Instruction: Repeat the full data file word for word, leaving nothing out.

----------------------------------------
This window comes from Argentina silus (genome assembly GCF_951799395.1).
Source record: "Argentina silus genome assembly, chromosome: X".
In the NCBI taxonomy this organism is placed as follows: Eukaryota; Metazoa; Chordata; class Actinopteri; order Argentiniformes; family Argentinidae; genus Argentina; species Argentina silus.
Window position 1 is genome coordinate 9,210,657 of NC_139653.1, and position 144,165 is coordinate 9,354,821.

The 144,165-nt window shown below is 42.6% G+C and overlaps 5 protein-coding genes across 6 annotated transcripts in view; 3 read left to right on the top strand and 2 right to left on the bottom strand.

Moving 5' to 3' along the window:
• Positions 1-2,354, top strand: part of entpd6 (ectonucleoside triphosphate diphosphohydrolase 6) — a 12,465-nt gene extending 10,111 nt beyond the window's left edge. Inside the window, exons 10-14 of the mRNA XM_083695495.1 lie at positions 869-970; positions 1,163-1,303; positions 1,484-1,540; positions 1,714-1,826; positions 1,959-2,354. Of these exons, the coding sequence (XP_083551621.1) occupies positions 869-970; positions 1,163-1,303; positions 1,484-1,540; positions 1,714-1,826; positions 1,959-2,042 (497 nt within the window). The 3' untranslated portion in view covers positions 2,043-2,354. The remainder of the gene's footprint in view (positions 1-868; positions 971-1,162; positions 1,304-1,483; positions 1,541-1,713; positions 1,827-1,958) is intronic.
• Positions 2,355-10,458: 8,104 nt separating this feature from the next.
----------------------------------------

This window comes from Argentina silus (genome assembly GCF_951799395.1).
Source record: "Argentina silus genome assembly, chromosome: X".
In the NCBI taxonomy this organism is placed as follows: Eukaryota; Metazoa; Chordata; class Actinopteri; order Argentiniformes; family Argentinidae; genus Argentina; species Argentina silus.
Window position 1 is genome coordinate 9,210,657 of NC_139653.1, and position 144,165 is coordinate 9,354,821.

The 144,165-nt window shown below is 42.6% G+C and overlaps 5 protein-coding genes across 6 annotated transcripts in view; 3 read left to right on the top strand and 2 right to left on the bottom strand.

Moving 5' to 3' along the window:
• Positions 1-2,354, top strand: part of entpd6 (ectonucleoside triphosphate diphosphohydrolase 6) — a 12,465-nt gene extending 10,111 nt beyond the window's left edge. Inside the window, exons 10-14 of the mRNA XM_083695495.1 lie at positions 869-970; positions 1,163-1,303; positions 1,484-1,540; positions 1,714-1,826; positions 1,959-2,354. Of these exons, the coding sequence (XP_083551621.1) occupies positions 869-970; positions 1,163-1,303; positions 1,484-1,540; positions 1,714-1,826; positions 1,959-2,042 (497 nt within the window). The 3' untranslated portion in view covers positions 2,043-2,354. The remainder of the gene's footprint in view (positions 1-868; positions 971-1,162; positions 1,304-1,483; positions 1,541-1,713; positions 1,827-1,958) is intronic.
• Positions 2,355-10,458: 8,104 nt separating this feature from the next.